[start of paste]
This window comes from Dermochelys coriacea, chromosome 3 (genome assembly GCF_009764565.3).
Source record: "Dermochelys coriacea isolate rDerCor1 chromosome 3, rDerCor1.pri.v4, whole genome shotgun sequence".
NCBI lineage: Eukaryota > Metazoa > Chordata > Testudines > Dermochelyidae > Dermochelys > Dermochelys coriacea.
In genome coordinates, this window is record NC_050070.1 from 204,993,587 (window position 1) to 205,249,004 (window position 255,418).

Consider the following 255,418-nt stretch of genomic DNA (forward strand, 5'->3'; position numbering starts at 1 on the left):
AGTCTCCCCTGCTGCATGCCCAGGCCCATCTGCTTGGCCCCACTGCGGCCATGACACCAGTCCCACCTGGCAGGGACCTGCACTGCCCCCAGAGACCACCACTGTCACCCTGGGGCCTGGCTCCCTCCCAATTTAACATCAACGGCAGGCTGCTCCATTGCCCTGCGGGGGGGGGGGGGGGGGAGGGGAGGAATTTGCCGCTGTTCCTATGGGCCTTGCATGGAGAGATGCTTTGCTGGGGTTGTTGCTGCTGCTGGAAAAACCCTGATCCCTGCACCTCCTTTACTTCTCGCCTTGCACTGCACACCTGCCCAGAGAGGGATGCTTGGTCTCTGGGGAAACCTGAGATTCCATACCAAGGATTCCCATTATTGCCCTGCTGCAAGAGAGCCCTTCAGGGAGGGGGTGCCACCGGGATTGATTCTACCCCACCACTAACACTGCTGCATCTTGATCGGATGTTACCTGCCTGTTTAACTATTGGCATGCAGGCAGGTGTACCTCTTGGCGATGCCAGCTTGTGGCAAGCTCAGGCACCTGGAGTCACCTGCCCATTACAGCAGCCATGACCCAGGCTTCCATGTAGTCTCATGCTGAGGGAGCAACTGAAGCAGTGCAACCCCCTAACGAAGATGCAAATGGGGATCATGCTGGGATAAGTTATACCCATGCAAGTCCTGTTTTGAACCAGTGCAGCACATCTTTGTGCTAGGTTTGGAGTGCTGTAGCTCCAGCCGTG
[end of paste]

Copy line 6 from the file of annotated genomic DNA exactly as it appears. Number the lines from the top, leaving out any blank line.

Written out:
AGTCTCCCCTGCTGCATGCCCAGGCCCATCTGCTTGGCCCCACTGCGGCCATGACACCAGTCCCACCTGGCAGGGACCTGCACTGCCCCCAGAGACCACCACTGTCACCCTGGGGCCTGGCTCCCTCCCAATTTAACATCAACGGCAGGCTGCTCCATTGCCCTGCGGGGGGGGGGGGGGGGGAGGGGAGGAATTTGCCGCTGTTCCTATGGGCCTTGCATGGAGAGATGCTTTGCTGGGGTTGTTGCTGCTGCTGGAAAAACCCTGATCCCTGCACCTCCTTTACTTCTCGCCTTGCACTGCACACCTGCCCAGAGAGGGATGCTTGGTCTCTGGGGAAACCTGAGATTCCATACCAAGGATTCCCATTATTGCCCTGCTGCAAGAGAGCCCTTCAGGGAGGGGGTGCCACCGGGATTGATTCTACCCCACCACTAACACTGCTGCATCTTGATCGGATGTTACCTGCCTGTTTAACTATTGGCATGCAGGCAGGTGTACCTCTTGGCGATGCCAGCTTGTGGCAAGCTCAGGCACCTGGAGTCACCTGCCCATTACAGCAGCCATGACCCAGGCTTCCATGTAGTCTCATGCTGAGGGAGCAACTGAAGCAGTGCAACCCCCTAACGAAGATGCAAATGGGGATCATGCTGGGATAAGTTATACCCATGCAAGTCCTGTTTTGAACCAGTGCAGCACATCTTTGTGCTAGGTTTGGAGTGCTGTAGCTCCAGCCGTG